For the First Time in a Century, Norway Will Excavate Viking Ship Burial

Archaeologists racing to save the rare vessel from fungal attacks hope to begin work in June

Norwegian officials plan to excavate this rare Viking ship burial site
Norwegian officials plan to excavate this rare Viking ship burial site. (Photograph by Erich Nau / NIKU)

Norwegian archaeologists are set to carry out a full excavation of a buried Viking ship for the first time in more than 100 years, the country’s government announced Monday. Per a statement, Norway has designated 15.6 million Norwegian krone (roughly $1.5 million USD) toward the dig. Pending approval of the budget by Parliament, the researchers hope to begin the project in June, reports David Nikel for Forbes.

Digital archaeologists from the Norwegian Institute for Cultural Heritage Research (NIKU) discovered the rare, 65-foot-long Gjellestad Viking ship in fall 2018. Found using ground-penetrating radar, the vessel was buried just 20 inches below the surface of a farming field, reported Jason Daley for Smithsonian magazine at the time.

According to Forbes, the Gjellestad ship spent more than 1,000 years hidden underground near the Jell Mound in Østfold County. Three well-preserved Viking ships previously discovered in the Scandinavian country were excavated in 1868, 1880 and 1904, respectively, reports the Local Norway. This time around, archaeologists will have the opportunity to carry out a full excavation that adheres to modern standards.

Researchers used georadar technology to locate the remains of the Viking ship
Researchers used georadar technology to locate the remains of the Viking ship (NIKU / LBI ArchPro)

“[This project is] important because it’s more than 100 years ago that we excavated a ship burial like this,” Jan Bill, curator of the Viking Ship Collection at the University of Oslo’s Museum of Cultural History, tells the Local. “With the technology we have now and the equipment we have today, this gives us a tremendous opportunity to understand why these ship burials took place.”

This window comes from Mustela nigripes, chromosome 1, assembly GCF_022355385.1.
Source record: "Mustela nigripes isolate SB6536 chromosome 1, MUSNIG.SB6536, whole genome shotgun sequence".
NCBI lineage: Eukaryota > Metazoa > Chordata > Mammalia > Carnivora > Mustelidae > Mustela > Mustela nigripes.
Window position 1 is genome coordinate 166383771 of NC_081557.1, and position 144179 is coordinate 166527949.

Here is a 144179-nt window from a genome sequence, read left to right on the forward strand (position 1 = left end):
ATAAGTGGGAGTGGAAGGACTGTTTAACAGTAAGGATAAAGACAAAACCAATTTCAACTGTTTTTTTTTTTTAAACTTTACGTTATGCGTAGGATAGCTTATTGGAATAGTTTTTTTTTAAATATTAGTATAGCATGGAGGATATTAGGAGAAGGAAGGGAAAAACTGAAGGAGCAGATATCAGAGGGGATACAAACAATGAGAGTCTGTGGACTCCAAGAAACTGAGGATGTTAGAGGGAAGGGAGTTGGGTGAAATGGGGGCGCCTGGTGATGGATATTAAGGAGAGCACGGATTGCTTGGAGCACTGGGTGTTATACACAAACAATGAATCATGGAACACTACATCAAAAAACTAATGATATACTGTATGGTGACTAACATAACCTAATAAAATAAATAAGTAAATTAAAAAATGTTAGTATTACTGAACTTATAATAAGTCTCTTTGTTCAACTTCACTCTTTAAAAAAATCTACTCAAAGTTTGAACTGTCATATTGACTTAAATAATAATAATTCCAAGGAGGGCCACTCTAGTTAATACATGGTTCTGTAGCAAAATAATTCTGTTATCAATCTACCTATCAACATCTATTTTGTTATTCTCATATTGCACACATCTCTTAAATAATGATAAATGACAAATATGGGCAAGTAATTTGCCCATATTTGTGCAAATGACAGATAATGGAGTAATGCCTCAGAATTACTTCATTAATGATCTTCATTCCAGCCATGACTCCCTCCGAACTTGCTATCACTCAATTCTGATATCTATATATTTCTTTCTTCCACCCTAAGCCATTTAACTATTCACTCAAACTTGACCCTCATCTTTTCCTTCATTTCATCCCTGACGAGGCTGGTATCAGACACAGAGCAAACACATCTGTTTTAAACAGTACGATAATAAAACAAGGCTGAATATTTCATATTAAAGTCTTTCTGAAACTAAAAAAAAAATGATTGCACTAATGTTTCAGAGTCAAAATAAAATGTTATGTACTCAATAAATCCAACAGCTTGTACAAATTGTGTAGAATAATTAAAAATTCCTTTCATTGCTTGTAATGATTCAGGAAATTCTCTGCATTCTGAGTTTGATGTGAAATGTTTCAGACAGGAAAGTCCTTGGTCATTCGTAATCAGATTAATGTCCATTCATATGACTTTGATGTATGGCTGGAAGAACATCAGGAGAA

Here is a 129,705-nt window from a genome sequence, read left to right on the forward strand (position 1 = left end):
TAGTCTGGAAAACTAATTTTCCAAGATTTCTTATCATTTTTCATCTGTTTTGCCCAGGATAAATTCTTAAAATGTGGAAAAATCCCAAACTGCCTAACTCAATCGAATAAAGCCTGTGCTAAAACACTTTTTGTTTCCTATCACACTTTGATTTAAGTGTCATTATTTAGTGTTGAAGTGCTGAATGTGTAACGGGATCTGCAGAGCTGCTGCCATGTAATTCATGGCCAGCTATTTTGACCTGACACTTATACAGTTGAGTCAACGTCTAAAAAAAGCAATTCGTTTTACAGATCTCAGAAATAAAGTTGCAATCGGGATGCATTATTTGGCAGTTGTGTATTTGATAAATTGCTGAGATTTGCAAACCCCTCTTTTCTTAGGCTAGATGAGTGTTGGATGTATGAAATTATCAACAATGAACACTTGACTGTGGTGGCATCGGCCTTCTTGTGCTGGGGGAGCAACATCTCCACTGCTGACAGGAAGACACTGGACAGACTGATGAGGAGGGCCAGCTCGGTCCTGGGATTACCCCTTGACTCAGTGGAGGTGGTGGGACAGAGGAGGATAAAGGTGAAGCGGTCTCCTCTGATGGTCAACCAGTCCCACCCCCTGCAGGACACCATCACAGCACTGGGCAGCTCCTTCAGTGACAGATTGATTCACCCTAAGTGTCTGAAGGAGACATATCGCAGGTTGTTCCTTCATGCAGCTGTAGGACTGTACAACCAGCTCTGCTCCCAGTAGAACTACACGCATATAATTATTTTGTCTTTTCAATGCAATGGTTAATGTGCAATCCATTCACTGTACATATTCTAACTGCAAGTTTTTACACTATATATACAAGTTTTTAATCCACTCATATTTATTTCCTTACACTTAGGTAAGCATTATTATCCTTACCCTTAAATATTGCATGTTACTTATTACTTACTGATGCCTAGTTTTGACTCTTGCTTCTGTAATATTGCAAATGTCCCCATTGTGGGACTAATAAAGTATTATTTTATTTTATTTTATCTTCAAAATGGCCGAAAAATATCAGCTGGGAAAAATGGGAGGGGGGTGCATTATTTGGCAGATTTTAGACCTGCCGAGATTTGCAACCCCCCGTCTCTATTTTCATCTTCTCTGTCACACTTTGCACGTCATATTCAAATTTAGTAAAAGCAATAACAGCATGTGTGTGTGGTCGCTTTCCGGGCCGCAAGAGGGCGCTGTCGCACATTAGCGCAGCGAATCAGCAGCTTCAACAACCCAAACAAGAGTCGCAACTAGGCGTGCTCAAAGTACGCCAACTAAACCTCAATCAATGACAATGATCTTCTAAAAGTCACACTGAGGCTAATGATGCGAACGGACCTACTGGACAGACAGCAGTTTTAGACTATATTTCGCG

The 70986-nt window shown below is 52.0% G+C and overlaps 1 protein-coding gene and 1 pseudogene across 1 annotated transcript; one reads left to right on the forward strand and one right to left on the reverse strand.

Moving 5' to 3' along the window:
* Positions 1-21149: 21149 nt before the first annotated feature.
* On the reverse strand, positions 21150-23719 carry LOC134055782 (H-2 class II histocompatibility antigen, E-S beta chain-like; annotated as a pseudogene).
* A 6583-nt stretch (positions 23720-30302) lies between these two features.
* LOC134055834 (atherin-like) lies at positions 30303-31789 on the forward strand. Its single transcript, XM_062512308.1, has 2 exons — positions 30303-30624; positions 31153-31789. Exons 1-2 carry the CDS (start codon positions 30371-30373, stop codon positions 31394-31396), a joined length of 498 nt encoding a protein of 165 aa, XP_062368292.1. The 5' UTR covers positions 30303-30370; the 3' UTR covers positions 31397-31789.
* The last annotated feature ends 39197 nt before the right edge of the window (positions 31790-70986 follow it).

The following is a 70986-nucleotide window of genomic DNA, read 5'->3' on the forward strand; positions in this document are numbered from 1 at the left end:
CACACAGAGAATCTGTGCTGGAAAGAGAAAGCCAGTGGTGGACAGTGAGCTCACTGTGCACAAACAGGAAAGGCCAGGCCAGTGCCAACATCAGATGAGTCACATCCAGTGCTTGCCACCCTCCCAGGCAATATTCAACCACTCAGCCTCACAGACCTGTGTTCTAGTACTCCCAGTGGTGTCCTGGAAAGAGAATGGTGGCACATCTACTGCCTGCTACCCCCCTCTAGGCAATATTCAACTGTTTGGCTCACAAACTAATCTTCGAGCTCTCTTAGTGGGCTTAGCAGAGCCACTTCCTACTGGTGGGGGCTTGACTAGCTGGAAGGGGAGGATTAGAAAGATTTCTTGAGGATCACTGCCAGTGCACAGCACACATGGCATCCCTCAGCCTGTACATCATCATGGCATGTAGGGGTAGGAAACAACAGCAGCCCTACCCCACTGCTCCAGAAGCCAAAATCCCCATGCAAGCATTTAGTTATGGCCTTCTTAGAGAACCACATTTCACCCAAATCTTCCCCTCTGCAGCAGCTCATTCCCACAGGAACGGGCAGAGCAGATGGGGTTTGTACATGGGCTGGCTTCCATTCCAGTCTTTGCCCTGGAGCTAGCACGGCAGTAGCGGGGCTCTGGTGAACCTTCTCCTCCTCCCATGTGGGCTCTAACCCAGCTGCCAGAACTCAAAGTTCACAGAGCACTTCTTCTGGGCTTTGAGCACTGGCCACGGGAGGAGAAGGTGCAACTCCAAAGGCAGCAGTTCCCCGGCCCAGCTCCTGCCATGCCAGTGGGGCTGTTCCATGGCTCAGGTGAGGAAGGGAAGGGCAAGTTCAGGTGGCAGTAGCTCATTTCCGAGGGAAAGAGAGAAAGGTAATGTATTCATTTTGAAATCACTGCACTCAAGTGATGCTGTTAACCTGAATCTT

Researchers are under pressure to act quickly: In January, Bill raised the alarm that the ship’s wooden structure was suffering from “severe” fungal attacks, according to state broadcaster NRK. The burial site is located near a drainage ditch that produces wet earth; these conditions, combined with the ship’s exposure to air during a trial excavation, will likely speed up the rate of its decomposition, reports the Maritime Executive.

“It is urgent that we get this ship out of the ground,” Sveinung Rotevatn, Norway’s Minister for Climate and Environment tells the NRK, per a translation by the Local.

The Gjellestad ship likely served as a grand resting place for a powerful Viking king or queen, reported Andrew Curry for National Geographicin 2018. Researchers discovered the remains of several longhouses and burial mounds nearby, leading them to theorize that the burial site was part of a Viking-era cemetery.

“The ship burial does not exist in isolation, but forms part of a cemetery which is clearly designed to display power and influence,” says NIKU archaeologist Lars Gustavsen in a statement.

Led by Dr. Knut Paasche, digital archaeologists at NIKU discovered the Gjellestad burial using georadar technology. By sending electromagnetic waves into the ground and recording where the waves act differently, researchers are able to construct images of items buried underground without disturbing them.

That same technology has revealed other surprising archaeological treasures in Norway: Just last year, NIKU archaeologists came across the remains of another Viking ship in a field next to Edøy Church, located on the island of Edoeya, reported Theresa Machemer for Smithsonian magazine at the time.

 

This article was originally published in Smithsonian Magazine on May 12, 2020.